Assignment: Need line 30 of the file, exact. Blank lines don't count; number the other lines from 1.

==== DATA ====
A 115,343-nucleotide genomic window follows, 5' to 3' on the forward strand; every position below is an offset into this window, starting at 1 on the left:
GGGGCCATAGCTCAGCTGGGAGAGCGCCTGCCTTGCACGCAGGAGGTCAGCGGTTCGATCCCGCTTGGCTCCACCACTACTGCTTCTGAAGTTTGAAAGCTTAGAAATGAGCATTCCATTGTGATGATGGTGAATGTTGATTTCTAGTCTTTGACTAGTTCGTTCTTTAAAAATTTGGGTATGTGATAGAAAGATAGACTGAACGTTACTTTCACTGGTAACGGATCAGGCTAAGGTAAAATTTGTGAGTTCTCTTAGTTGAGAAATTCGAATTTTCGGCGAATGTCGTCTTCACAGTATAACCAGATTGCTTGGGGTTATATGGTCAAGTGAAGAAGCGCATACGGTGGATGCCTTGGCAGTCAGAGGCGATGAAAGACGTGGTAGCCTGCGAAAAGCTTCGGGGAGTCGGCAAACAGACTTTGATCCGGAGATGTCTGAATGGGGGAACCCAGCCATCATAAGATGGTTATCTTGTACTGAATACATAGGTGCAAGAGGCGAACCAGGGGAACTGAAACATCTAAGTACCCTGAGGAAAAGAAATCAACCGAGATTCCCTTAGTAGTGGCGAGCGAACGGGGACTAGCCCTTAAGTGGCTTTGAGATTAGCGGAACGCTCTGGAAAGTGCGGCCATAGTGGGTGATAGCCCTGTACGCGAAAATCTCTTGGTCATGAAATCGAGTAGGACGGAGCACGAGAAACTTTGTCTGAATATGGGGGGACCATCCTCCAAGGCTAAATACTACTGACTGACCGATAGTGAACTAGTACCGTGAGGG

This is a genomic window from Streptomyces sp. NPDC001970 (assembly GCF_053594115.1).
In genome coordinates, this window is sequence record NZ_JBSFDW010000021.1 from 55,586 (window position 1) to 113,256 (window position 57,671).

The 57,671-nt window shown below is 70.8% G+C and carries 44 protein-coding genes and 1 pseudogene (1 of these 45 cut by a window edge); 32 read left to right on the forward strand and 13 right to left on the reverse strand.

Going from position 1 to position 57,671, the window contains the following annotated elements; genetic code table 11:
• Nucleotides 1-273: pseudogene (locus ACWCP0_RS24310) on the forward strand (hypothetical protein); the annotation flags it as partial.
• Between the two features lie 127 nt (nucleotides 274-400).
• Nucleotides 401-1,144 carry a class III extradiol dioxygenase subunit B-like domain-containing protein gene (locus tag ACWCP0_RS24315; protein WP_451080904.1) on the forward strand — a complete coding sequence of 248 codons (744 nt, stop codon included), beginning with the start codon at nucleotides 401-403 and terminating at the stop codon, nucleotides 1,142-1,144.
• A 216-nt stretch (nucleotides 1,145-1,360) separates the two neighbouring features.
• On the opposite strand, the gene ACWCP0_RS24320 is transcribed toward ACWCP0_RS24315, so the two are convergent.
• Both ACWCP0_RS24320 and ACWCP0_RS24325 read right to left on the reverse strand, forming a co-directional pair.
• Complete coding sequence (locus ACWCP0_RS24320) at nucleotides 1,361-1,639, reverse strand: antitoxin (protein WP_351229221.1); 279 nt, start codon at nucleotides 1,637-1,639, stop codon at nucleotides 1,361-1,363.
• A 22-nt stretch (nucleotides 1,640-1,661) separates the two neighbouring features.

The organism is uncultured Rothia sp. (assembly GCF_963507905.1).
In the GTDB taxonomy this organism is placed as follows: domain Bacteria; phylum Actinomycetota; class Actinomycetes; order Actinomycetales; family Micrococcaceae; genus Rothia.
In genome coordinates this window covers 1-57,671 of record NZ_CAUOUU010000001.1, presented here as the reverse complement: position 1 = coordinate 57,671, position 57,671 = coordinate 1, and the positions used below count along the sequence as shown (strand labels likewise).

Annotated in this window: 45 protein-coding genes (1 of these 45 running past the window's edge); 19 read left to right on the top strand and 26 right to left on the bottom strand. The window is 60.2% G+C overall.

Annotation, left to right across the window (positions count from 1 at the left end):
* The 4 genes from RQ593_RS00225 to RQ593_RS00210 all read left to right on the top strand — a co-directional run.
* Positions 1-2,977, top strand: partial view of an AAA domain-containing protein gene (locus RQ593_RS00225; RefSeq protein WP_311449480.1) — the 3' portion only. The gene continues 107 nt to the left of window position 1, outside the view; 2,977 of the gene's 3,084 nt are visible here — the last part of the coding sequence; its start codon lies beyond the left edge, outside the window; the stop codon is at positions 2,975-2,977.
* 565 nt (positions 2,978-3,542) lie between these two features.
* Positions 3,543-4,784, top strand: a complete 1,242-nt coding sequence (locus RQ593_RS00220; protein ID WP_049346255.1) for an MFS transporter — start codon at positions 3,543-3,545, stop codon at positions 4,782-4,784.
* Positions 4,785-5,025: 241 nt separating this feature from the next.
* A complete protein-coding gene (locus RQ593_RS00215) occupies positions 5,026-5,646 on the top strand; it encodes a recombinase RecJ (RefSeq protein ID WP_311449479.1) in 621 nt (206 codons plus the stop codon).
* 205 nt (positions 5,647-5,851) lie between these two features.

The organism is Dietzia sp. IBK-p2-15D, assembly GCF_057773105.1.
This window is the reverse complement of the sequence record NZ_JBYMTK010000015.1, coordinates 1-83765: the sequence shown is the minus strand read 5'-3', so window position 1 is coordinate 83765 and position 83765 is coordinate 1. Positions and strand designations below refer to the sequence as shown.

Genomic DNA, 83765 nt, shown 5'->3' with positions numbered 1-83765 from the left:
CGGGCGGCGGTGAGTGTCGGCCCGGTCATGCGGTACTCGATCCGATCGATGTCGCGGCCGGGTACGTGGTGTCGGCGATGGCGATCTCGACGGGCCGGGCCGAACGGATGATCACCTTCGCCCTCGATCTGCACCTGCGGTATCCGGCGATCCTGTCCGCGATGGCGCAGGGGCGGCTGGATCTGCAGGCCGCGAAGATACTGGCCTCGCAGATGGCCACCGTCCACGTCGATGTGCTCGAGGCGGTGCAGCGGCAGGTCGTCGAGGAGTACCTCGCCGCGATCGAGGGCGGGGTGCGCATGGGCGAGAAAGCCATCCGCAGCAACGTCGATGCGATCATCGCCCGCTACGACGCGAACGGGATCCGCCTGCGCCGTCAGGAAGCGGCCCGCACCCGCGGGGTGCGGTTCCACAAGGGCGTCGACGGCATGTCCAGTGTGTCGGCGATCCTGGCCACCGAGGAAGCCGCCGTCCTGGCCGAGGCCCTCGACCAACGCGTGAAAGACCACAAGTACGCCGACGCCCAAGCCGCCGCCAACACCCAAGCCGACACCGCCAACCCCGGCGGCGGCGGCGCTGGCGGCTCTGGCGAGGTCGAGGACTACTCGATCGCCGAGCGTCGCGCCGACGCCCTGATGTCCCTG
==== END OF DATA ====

CGGGCGGCGGTGAGTGTCGGCCCGGTCATGCGGTACTCGATCCGATCGATGTCGCGGCCGGGTACGTGGTGTCGGCGATGGCGATCTCGACGGGCCGGGCCGAACGGATGATCACCTTCGCCCTCGATCTGCACCTGCGGTATCCGGCGATCCTGTCCGCGATGGCGCAGGGGCGGCTGGATCTGCAGGCCGCGAAGATACTGGCCTCGCAGATGGCCACCGTCCACGTCGATGTGCTCGAGGCGGTGCAGCGGCAGGTCGTCGAGGAGTACCTCGCCGCGATCGAGGGCGGGGTGCGCATGGGCGAGAAAGCCATCCGCAGCAACGTCGATGCGATCATCGCCCGCTACGACGCGAACGGGATCCGCCTGCGCCGTCAGGAAGCGGCCCGCACCCGCGGGGTGCGGTTCCACAAGGGCGTCGACGGCATGTCCAGTGTGTCGGCGATCCTGGCCACCGAGGAAGCCGCCGTCCTGGCCGAGGCCCTCGACCAACGCGTGAAAGACCACAAGTACGCCGACGCCCAAGCCGCCGCCAACACCCAAGCCGACACCGCCAACCCCGGCGGCGGCGGCGCTGGCGGCTCTGGCGAGGTCGAGGACTACTCGATCGCCGAGCGTCGCGCCGACGCCCTGATGTCCCTG